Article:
Tenacity vs. high IQ – what begets success?

Hello, friends – this last blog in the April 2016 Effectiveness lab series, explores a subject that fascinates many in Africa, specifically East Africa. The obsession with high levels of Intelligence Quotient (IQ) and the accompanying A+ ‘accreditation’ at school.

Keep working hard!

Keep working hard!

Who doesn’t want their child to be accredited the A+ type at school?  If the A+ type pedigree were a product sold on the open market, many of you would be lining to buy some for your offspring. There is something about us parents and the fascination with our children being super clever at school. Parents have created a fake market for IQ ‘facipulation’ – i.e. via special coaching for their children.  Should we try changing IQ levels?  After-all, I may be of average IQ, but my sheer tenacity could get me scores at the workplace and in other spheres of life, over and above that of the peer with high IQ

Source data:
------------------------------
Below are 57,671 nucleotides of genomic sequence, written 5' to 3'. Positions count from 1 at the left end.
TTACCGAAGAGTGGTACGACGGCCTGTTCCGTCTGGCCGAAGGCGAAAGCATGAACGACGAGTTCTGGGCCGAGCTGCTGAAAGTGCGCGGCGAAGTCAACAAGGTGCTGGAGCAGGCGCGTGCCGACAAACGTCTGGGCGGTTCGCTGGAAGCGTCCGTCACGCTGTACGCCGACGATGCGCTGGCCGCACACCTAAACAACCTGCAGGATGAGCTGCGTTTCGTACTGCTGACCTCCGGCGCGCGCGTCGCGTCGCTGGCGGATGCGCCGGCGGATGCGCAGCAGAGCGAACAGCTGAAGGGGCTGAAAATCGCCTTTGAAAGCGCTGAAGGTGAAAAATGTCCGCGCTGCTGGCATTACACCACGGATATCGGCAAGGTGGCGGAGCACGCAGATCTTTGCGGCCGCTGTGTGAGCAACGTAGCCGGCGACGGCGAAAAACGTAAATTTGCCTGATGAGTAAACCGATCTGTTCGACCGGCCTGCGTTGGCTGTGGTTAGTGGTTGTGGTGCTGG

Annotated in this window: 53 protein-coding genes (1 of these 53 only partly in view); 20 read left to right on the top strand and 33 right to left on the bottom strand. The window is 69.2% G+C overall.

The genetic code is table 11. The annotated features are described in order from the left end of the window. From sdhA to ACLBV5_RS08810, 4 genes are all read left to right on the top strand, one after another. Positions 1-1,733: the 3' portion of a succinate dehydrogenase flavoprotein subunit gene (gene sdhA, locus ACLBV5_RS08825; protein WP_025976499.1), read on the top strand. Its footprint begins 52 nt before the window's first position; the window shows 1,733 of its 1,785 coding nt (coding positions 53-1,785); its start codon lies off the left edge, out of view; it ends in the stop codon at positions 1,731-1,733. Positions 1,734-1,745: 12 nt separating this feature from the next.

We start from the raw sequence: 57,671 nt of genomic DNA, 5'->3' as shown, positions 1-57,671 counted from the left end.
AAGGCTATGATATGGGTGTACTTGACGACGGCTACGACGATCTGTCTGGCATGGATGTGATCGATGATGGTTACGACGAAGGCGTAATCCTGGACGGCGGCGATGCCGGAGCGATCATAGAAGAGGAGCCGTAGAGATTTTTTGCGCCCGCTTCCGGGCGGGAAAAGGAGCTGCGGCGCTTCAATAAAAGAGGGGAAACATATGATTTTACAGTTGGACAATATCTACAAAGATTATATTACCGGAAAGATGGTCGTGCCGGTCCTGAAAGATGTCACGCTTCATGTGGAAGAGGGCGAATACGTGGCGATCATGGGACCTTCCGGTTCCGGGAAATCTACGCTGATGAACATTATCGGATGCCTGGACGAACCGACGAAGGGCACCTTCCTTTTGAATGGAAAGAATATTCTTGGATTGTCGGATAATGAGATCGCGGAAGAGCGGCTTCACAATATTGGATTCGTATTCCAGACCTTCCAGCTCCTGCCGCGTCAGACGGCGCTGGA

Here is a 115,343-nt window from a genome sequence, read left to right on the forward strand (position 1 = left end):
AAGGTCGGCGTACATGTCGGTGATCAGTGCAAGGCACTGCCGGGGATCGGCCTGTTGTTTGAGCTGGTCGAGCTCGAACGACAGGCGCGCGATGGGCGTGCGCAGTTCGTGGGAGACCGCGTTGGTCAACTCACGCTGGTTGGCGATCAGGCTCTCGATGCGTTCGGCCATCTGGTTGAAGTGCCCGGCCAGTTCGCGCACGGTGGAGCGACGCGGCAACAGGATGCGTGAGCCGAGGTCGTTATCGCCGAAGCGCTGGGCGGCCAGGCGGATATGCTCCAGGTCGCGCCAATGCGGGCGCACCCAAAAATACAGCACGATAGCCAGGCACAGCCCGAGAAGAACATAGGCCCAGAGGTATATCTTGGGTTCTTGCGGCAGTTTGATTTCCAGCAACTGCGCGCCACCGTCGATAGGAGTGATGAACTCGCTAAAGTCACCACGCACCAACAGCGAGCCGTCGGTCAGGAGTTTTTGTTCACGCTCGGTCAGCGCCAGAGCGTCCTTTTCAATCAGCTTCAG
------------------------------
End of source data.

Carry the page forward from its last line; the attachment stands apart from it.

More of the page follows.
The above discourse relates the efficiency and effectiveness of humans, to the outcomes derived when:

  • we are both effective and efficient
  • we are only effective but not efficient
  • we are efficient but not effective.

Comparative analysis of factors like the above may sound trivial and philosophical. Some of you may ask how relevant this is to your life – well, this affects us all, starting with our offspring. For example, if you have two children and one of them has a higher IQ than the other, is it a given that the child with the higher IQ will be more successful in life than their sibling? Of course, it is possible that the child with the lesser IQ may ultimately work out better than their extremely intelligent sibling.

Okay, why the fascination with high IQ? Why do many want to have Albert Einstein as their offspring, if we know there are things other than high IQ that determine success?  Scary for the Africans like us, since passing school and college exams with an A+ has always been the panacea for enduring poverty

Well, let us invest the some time to understand the difference between effectiveness and efficiency and their ‘peer’ efficacy

Effectiveness: is the ‘capability to produce the desired result.’